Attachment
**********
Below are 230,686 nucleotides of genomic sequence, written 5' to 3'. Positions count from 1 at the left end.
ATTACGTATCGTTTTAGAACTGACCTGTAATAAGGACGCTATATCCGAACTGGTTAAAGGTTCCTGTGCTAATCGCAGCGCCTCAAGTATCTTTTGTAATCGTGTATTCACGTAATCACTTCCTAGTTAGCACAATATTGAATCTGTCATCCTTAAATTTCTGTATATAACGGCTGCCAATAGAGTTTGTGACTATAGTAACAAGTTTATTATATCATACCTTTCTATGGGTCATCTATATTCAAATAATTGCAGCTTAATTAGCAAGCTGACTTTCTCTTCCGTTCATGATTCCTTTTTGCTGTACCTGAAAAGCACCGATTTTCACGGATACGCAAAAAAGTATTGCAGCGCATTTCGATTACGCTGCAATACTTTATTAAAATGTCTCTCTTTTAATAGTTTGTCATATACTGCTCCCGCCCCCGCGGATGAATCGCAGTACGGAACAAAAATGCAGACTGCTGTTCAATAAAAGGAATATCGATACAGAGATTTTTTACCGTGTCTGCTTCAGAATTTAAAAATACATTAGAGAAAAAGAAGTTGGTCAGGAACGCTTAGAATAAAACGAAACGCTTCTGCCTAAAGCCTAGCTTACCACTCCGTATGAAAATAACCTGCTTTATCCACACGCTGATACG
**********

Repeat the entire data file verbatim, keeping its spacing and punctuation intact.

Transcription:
Below are 230,686 nucleotides of genomic sequence, written 5' to 3'. Positions count from 1 at the left end.
ATTACGTATCGTTTTAGAACTGACCTGTAATAAGGACGCTATATCCGAACTGGTTAAAGGTTCCTGTGCTAATCGCAGCGCCTCAAGTATCTTTTGTAATCGTGTATTCACGTAATCACTTCCTAGTTAGCACAATATTGAATCTGTCATCCTTAAATTTCTGTATATAACGGCTGCCAATAGAGTTTGTGACTATAGTAACAAGTTTATTATATCATACCTTTCTATGGGTCATCTATATTCAAATAATTGCAGCTTAATTAGCAAGCTGACTTTCTCTTCCGTTCATGATTCCTTTTTGCTGTACCTGAAAAGCACCGATTTTCACGGATACGCAAAAAAGTATTGCAGCGCATTTCGATTACGCTGCAATACTTTATTAAAATGTCTCTCTTTTAATAGTTTGTCATATACTGCTCCCGCCCCCGCGGATGAATCGCAGTACGGAACAAAAATGCAGACTGCTGTTCAATAAAAGGAATATCGATACAGAGATTTTTTACCGTGTCTGCTTCAGAATTTAAAAATACATTAGAGAAAAAGAAGTTGGTCAGGAACGCTTAGAATAAAACGAAACGCTTCTGCCTAAAGCCTAGCTTACCACTCCGTATGAAAATAACCTGCTTTATCCACACGCTGATACG